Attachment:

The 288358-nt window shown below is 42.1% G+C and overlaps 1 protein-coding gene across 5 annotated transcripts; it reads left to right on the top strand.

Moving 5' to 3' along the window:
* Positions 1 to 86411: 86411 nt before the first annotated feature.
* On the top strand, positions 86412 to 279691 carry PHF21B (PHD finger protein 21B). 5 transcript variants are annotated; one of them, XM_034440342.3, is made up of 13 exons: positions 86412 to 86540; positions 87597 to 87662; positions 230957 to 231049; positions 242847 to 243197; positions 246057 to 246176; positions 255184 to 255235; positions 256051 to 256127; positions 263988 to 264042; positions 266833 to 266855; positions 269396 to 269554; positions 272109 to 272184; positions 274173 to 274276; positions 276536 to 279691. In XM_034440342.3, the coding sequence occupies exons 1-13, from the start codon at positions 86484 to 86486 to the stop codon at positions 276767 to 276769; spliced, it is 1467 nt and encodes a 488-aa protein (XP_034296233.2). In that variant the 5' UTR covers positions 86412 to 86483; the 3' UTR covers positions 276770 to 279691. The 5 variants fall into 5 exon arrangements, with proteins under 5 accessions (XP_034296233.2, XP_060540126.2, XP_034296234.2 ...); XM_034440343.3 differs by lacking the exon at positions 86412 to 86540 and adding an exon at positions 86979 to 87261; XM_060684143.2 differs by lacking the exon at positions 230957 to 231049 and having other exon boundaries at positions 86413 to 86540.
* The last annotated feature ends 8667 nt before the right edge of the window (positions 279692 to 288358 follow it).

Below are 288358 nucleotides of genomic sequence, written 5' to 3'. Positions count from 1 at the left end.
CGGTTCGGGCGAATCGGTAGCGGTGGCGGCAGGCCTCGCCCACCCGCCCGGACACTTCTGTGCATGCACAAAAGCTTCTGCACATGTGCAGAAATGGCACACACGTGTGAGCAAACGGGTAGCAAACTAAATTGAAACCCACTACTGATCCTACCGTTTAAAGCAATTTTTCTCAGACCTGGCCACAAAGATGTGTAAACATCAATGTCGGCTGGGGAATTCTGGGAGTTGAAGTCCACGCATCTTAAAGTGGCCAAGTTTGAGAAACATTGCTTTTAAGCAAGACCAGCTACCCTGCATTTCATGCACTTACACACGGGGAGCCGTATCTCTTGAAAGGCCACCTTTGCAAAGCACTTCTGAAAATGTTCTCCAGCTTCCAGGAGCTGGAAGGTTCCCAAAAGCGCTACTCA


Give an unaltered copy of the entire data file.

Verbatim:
The 288358-nt window shown below is 42.1% G+C and overlaps 1 protein-coding gene across 5 annotated transcripts; it reads left to right on the top strand.

Moving 5' to 3' along the window:
* Positions 1 to 86411: 86411 nt before the first annotated feature.
* On the top strand, positions 86412 to 279691 carry PHF21B (PHD finger protein 21B). 5 transcript variants are annotated; one of them, XM_034440342.3, is made up of 13 exons: positions 86412 to 86540; positions 87597 to 87662; positions 230957 to 231049; positions 242847 to 243197; positions 246057 to 246176; positions 255184 to 255235; positions 256051 to 256127; positions 263988 to 264042; positions 266833 to 266855; positions 269396 to 269554; positions 272109 to 272184; positions 274173 to 274276; positions 276536 to 279691. In XM_034440342.3, the coding sequence occupies exons 1-13, from the start codon at positions 86484 to 86486 to the stop codon at positions 276767 to 276769; spliced, it is 1467 nt and encodes a 488-aa protein (XP_034296233.2). In that variant the 5' UTR covers positions 86412 to 86483; the 3' UTR covers positions 276770 to 279691. The 5 variants fall into 5 exon arrangements, with proteins under 5 accessions (XP_034296233.2, XP_060540126.2, XP_034296234.2 ...); XM_034440343.3 differs by lacking the exon at positions 86412 to 86540 and adding an exon at positions 86979 to 87261; XM_060684143.2 differs by lacking the exon at positions 230957 to 231049 and having other exon boundaries at positions 86413 to 86540.
* The last annotated feature ends 8667 nt before the right edge of the window (positions 279692 to 288358 follow it).

Below are 288358 nucleotides of genomic sequence, written 5' to 3'. Positions count from 1 at the left end.
CGGTTCGGGCGAATCGGTAGCGGTGGCGGCAGGCCTCGCCCACCCGCCCGGACACTTCTGTGCATGCACAAAAGCTTCTGCACATGTGCAGAAATGGCACACACGTGTGAGCAAACGGGTAGCAAACTAAATTGAAACCCACTACTGATCCTACCGTTTAAAGCAATTTTTCTCAGACCTGGCCACAAAGATGTGTAAACATCAATGTCGGCTGGGGAATTCTGGGAGTTGAAGTCCACGCATCTTAAAGTGGCCAAGTTTGAGAAACATTGCTTTTAAGCAAGACCAGCTACCCTGCATTTCATGCACTTACACACGGGGAGCCGTATCTCTTGAAAGGCCACCTTTGCAAAGCACTTCTGAAAATGTTCTCCAGCTTCCAGGAGCTGGAAGGTTCCCAAAAGCGCTACTCA